a

The substance of their arguments will be found in the preceding cases of the United States v. Klintock, ante, p. 144. and the United States v. Smith, ante, p. 153. is such as to set at nought the idea of thus acting under allegiance to any acknowledged power. From which it follows, that when embarked on a piratical cruize, every individual becomes equally punishable under the law of 1790, whatever may be his national character, or whatever may have been that of the vessel in which he sailed, or of the vessel attacked.

3

This decision furnishes an answer to all those questions made in the above cases, which are founded on distinctions in the national character of the prisoner, or in that of the vessels, in relation to the piracies committed by the crew of the Louisa. The moment that ship was taken from her officers, and proceeded on a piratical cruize, the crew lost all claim to national character, and whether citizens or foreigners, became equally punishable under the act of 1790. It also furnishes an answer to all the exceptions taken in the case of piracy charged against Furlong. For whatever the Court might have thought on the effect of the act of 1819, he would have been still punishable under the act of 1790. The indictment against him is general, against the form of the statute in such case made and provided, and it matters not that his offence was committed subsequent to passing the act of 1819, since the other act still remains in force, and reaches his case.

4

It would seem to be unnecessary to go further in the cases against Furlong, as this conclusion decides his fate; but this Court cannot foresee how far it may be necessary to the administration of justice, against accessories or otherwise, that the question in the cases of murder should also be decided.

5

The question whether murder committed at sea on board a foreign vessel be punishable by the laws of the United States, if committed by a foreigner upon a foreigner, is one which involves a variety of considerations, and which, in the two cases before us, is presented under an obvious distinction; on the one indictment it appears as having been committed simply on board the Anne of Scarborough, a foreign vessel, by a foreigner upon a foreigner; on the other, as committed on board the Anne of Scarborough, from an American vessel by a mariner of the American vessel. It is obvious that neither case comes within the express words of the decision in Palmer's case. And with regard to the case in which the American vessel is brought in view, there can exist but one difficulty.

6

No difference can be supposed to exist between the case of a murder committed on the seas by means of a gun discharged from a vessel, and by means of a boat's-crew despatched for that purpose, as was actually the case here. And as to the right of the United States to punish all offences committed on or from on board their own vessels, it cannot be doubted, nor has it been doubted that the act of 1790 extends to such offences when committed on the seas. But, we have decided, that in becoming a pirate, the Mary of Mobile, from which the prisoner committed this offence, lost her national character. Could she then be denominated an American vessel?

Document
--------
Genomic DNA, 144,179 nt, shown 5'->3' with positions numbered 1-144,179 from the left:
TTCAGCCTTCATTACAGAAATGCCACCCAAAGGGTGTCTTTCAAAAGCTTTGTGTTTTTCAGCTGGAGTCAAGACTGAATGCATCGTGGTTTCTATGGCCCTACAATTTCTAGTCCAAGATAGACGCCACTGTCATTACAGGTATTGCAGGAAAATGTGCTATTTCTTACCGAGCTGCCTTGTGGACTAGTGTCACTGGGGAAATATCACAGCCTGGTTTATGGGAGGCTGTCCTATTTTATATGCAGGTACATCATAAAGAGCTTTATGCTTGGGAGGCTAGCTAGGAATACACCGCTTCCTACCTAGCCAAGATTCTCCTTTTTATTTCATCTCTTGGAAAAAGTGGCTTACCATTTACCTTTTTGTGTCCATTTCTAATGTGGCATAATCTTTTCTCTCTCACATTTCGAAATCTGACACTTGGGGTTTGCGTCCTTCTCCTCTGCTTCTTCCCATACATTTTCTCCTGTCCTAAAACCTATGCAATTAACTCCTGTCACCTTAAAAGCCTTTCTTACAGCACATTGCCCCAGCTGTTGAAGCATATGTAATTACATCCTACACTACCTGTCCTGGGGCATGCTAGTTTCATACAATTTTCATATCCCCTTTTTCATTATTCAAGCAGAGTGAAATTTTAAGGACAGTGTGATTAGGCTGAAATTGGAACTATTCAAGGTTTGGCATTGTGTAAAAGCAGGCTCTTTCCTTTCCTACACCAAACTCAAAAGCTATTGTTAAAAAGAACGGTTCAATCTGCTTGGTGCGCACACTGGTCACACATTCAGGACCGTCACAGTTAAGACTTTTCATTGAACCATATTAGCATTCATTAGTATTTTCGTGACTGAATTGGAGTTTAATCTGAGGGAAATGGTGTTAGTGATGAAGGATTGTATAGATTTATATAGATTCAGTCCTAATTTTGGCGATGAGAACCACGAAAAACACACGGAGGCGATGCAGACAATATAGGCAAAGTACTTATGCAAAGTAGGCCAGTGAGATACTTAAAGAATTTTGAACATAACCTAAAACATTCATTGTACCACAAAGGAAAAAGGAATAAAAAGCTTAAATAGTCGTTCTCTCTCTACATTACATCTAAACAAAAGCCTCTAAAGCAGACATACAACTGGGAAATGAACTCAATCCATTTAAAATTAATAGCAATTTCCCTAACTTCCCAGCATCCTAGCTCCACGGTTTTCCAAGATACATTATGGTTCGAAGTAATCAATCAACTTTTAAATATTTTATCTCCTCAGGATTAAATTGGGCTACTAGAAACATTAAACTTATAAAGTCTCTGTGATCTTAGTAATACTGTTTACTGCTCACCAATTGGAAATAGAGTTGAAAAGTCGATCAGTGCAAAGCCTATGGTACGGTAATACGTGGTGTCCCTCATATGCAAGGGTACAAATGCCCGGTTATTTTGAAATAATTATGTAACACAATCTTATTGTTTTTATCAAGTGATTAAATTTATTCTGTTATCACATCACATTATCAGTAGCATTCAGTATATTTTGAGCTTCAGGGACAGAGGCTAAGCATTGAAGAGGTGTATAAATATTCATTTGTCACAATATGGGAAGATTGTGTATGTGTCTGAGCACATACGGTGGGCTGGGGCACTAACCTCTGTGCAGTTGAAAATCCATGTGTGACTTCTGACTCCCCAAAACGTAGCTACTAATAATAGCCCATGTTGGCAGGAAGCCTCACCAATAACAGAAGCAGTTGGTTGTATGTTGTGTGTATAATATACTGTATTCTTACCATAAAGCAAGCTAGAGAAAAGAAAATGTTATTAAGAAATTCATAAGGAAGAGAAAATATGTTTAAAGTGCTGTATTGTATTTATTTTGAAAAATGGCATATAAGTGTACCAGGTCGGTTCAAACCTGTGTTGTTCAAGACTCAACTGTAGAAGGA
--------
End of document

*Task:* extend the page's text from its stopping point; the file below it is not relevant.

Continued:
7

We are of opinion, that the question is immaterial; for, whether as an American or a pirate ship, the offence committed from her was equally punishable, and the words of the act extend to her in both characters. But if it were necessary to decide the question, we should find no difficulty in maintaining, that no man shall, by crime, put off an incident to his situation which subjects him to punishment. A claim to protection may be forfeited by the loss of national character, where no rights are acquired, or immunity produced by that cause. The other case presents a question of more difficulty. It includes the case of a murder committed by one of a crew upon another, on board a foreign vessel on the high seas. The prisoner is a British subject, the deceased was the same, and the ship also British.

8

This, though not in all its circumstances the same, is in principle precisely that of the United States v. Palmer. The only difference is, that the case of Palmer supposes the prisoner and the deceased to belong to different vessels, and the certificate of the Court would seem to cover the case of an American as well as a foreigner, who commits an offence on board a foreign vessel.

9

So far as relates to the point now under consideration, I have no objection to accede to the decision in the case of Palmer. I did not unite in the opinion of the Court in that case, on this point, because I thought it was carried too far in being extended to piracy as well as murder, and to American citizens as well as foreigners. To me it appears, that the only fair deduction from the obvious want of precision in language and in thought, discoverable in the act of 1790, and insisted on in the case of Palmer, is, that in construing it we should test each case by a reference to the punishing powers of the body that enacted it. The reasonable presumption is, that the legislature intended to legislate only on cases within the scope of that power; and general words made use of in that law, ought not, in my opinion, to be restricted so as to exclude any cases within their natural meaning. As far as those powers extended, it is reasonable to conclude, that Congress intended to legislate, unless their express language shall preclude that conclusion.